We setup our batteryin the following manner: On one side of the outer cell, A, is fitted the copper plate B, of about four or five ounces .in weight. On the other side, free from contact with the copper plate B,is the porous cyliuder 0, within which is the'inner cell, D, into which is placed about four ounces of free metallic mercury and the zinc plate E thoroughly amalgamated, and weighing aboutfour pounds, In the outer cell, between the porous cylinder c and the copper plate, is placed about three and one-half pounds of sulphate of copper in crystals. Pure water is then added to the outer and inner cells, and the battery is ready for use. a 5
We do not intend to confine ourselves to the particular weight of materials above named; but those named are the weights we use by preference when the outer cell is about seven inches high and aboutseveninchesin diameter. 10:
\Ve have found that the action of the voltaic current by its electrolytic decomposition on the liquids in the inner cell keeps the zinc plate thoroughly amalgamated, and consequently clean, whether the circuitis closed or open for a great length of time. .Vhen the circuit is open the amalgamation of thezinc plate from the free mercury does not go on; but as soon as the circuit is closed the action of the current causes the free mercury to be deposited on the zinc plate and renews the amalgamation, so the renewal of the amalgamation is constant while the circuit is closed and is affected when thecircuit is open. When the zinc is exposed to the deposit of the sulphate of copper the amalgamation is likely to be somewhat afi'ected by deposits of cupric sulphate; but as the perforated porous cupin our battery resists all or nearly all of the cupric sulphate deposited, there is no direct action on the zinc plate by the sulphate of copper when the circuit is open. Of course it is well known that when the circuit is closed and the zinc plate is amalgamated thereis no action on the zinc by the acidulated water surrounding it. It is also well known that when almost any metal is interposed between the poles and the circuit is closed the decomposition by the electric current is affected, and in our battery, under these conditions, the mercury is transferred by the use of a proper solvent and the electric currentand depositedou the zinc plate. The-mercury on the surface of the zinc plate acts as a solvent and gives freedom of motion to the zinc particles. These, by the action of the electric current, are brought to the surface of the plate, and impurities are forced back into the interior, so that the zinc plate constantly exposes a surface of pure zinc to the action of the acidulated water.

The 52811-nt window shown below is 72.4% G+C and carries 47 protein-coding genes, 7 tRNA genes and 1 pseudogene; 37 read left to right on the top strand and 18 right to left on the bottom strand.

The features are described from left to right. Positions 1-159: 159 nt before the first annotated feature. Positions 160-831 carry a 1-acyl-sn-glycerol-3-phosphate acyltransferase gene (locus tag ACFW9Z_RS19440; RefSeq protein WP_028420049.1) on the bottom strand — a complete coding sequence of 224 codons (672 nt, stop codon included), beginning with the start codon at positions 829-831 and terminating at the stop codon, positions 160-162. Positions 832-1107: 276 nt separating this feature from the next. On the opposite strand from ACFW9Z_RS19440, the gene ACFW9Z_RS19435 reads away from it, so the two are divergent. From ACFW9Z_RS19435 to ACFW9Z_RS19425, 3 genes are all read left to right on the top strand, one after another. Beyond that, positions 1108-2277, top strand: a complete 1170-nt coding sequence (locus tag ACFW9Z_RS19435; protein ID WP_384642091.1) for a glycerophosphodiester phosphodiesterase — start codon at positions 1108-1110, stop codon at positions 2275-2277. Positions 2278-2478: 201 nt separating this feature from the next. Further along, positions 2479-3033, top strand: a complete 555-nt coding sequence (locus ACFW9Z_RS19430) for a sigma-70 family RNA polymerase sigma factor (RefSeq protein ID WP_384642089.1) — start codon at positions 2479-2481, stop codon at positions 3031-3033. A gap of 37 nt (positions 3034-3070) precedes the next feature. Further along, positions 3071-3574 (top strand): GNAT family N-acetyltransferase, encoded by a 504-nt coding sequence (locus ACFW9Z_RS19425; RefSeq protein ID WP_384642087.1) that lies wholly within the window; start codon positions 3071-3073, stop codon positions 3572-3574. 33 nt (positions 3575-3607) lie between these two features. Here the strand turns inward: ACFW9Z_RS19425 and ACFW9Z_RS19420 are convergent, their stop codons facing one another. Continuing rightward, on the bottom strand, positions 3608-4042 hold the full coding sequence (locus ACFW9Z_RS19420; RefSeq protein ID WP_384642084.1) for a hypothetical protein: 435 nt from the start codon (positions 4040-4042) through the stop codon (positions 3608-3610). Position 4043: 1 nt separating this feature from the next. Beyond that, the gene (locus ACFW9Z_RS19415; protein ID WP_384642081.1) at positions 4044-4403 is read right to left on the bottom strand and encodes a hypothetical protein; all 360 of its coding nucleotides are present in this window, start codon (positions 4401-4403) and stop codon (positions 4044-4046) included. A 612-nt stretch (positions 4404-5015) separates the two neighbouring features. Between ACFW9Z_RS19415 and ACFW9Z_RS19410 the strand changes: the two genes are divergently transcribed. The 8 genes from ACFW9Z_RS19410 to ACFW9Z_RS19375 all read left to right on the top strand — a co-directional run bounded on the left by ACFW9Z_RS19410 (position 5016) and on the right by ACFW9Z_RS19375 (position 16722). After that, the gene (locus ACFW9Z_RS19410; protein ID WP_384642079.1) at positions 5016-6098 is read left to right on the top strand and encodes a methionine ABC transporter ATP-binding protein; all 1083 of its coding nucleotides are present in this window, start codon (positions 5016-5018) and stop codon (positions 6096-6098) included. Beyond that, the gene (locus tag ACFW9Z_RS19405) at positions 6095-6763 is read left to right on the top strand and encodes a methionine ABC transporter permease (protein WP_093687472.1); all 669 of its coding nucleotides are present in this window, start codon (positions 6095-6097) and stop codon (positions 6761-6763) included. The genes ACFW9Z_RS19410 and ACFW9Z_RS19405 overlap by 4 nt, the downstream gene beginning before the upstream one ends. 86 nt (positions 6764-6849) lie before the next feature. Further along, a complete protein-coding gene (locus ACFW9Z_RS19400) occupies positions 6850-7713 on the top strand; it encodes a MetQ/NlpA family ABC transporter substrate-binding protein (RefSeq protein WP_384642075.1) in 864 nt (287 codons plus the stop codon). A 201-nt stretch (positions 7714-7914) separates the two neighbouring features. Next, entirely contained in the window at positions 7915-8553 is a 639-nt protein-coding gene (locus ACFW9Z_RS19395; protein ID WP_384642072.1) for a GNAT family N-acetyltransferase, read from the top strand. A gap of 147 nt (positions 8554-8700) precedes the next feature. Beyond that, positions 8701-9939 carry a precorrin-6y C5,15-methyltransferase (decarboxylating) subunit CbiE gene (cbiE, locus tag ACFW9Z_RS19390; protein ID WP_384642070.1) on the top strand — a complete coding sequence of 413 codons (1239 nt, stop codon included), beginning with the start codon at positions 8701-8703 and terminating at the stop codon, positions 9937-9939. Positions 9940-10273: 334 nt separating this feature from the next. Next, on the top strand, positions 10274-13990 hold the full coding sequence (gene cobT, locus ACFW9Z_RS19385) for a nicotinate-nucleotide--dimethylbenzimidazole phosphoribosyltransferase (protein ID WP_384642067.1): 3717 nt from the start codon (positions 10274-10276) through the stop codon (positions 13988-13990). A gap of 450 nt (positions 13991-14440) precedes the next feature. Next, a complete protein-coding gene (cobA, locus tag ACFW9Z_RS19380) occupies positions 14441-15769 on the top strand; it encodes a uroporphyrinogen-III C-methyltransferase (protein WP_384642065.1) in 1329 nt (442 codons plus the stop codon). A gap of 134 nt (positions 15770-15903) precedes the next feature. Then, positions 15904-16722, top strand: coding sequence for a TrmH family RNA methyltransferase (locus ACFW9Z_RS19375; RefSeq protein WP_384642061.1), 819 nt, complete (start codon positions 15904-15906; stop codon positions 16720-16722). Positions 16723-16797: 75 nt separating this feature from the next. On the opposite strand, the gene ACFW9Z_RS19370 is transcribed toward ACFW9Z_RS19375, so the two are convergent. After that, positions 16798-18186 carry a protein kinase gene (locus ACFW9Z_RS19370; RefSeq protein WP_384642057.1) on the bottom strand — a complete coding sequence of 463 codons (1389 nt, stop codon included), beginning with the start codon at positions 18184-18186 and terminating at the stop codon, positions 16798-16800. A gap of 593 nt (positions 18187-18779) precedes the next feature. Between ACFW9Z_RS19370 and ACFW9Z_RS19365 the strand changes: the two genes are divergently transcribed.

In a battery of this kind the two points of importance are to keep the zinc and copper plates as clean as possible and prevent the zinc sulphate from being deposited on the copper or positive pole and prevent the copper or cupric sulphatefrom beingdeposited on the zinc or negative pole. The electric current will cease as soon as the copper plate is covered by deposits of zinc or the zinc with deposits of copper, as then you have two zinc or two copper sets of poles. We keep the zinc plate clean by continuous amalgamation when the circuit is closed, and we prevent the deposits of the zinc sulphate on the other opposite poles by the perforated porous cup and porous cell, and also greatly aid the porous cup and porous cell by the solutions used, we using little or no acid, but crystallized sulphate ot' copper.
A battery constructed as above can be kept in use continuously for months without adding any materials to it, and without any cleaning, and avoids all the objections named above.
Having thus described our invention, what we claim as new, and desire to secure by Letters Patent, is-
1. A galvanic battery consisting of the cell A, the semi-cylindrical copper plate B, formed with the bent bottom, the perforated porous cylinder 0, the porous cell D, and cylinder of zinc E, with the metallic mercury and other fluids, as above set forth, all arranged and used for the purposes herein specified, substantially as described.
2. As a negative element for a galvanic battery, the semi cylindrical copper plate B, formed with the bent bottom, substantially-as and for the purpose set forth.
In testimony whereof we affix our signatures in presence of two witnesses.
THEODORE L. KAUFFEP. JAMES SERSON.
WM. B. H. DOWSE, WM. E. RoBrNsoN.